Viktor Tunev, chief analyst at Ingosstrakh Investments, said the slower than expected economic decline was down to a number of different reasons. Firstly, export restrictions (especially on oil) have proved ineffective and export revenues have increased along with prices. Secondly, after an initial shock, policymakers quickly shifted to economic stimulus: pensions went up almost 20 percent for the year and other government spending has increased to replace the decline in lending activity amid high interest rates. Now that interest rates are lower than at the start of the year (8% versus 8.5%) and new loans are appearing, the lending dynamics look set to return to normal.

Isakov from Bloomberg Economics identified three factors contributing to the current economic stability (he predicts a 3.5% GDP fall this year). Firstly, savings are growing (the fall in real disposable incomes is much less than the decline in retail sales and service demand). Similar to the peak of the pandemic in 2020, pent-up demand is growing. “We will see this demand in the second half of the year in the form of a slowdown in the recession and a turnaround in retail sales,” Isakov said. Secondly, steady oil production is offsetting the decline in manufacturing, especially car manufacturing. And, thirdly, the distinctive model of Russia’s labor market — in which a significant portion of salaries are not fixed — means the market can adjust to a crisis by reducing wages and not firing staff.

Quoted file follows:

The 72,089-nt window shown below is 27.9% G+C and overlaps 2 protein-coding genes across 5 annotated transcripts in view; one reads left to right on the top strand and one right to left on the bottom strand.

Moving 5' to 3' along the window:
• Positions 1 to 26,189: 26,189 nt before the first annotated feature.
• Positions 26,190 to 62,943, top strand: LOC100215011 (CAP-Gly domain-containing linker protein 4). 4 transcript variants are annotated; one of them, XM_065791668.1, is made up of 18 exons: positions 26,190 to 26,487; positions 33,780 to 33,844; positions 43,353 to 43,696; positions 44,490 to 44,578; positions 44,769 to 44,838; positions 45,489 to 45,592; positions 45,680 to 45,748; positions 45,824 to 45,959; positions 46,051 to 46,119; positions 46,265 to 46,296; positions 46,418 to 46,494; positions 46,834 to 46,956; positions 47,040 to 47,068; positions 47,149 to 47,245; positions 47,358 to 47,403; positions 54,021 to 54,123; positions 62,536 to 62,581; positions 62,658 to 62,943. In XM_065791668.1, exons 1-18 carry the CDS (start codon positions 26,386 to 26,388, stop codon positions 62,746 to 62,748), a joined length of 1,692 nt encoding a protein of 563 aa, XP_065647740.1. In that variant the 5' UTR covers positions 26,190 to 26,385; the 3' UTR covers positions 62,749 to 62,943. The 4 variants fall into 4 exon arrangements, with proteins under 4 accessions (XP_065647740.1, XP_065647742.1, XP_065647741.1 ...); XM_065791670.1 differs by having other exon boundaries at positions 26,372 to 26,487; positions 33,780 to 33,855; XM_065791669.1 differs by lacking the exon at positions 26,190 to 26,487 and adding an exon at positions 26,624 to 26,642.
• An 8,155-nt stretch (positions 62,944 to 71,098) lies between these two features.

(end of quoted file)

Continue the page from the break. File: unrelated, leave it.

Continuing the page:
What happens next?

According to Bloomberg Economics, Russian GDP could stop falling by October. The lowering of interest rates and past experience of Russian recessions suggests the acute phase of contraction does not last more than six months, Isakov said.

But there is a threat to these sorts of predictions: a permanent decline in natural gas exports. In June, Russia supplied 633 billion rubles of gas to international markets, compared with 1 trillion rubles in May, news outlet Vedomosti reported Monday citing material from the Federal Tax Service presented at a Finance Ministry seminar. Official export figures have not been published since the spring.

More pessimistic observers point out that the full impact of export sanctions is yet to take effect. When they do, it could trigger a second wave of recession within the next year, according to Donets. “The ruble will fall to 75 against the U.S. dollar by the end of the year and 80 to 85 in 2023. A second contraction of GDP will hit export-related industries,” she said. In addition, the government is likely to seek to reduce the deficit against a backdrop of reduced commodity income, hitting household incomes. However, inflation is likely to fall — Donets believes recessionary factors will prevail over inflationary ones.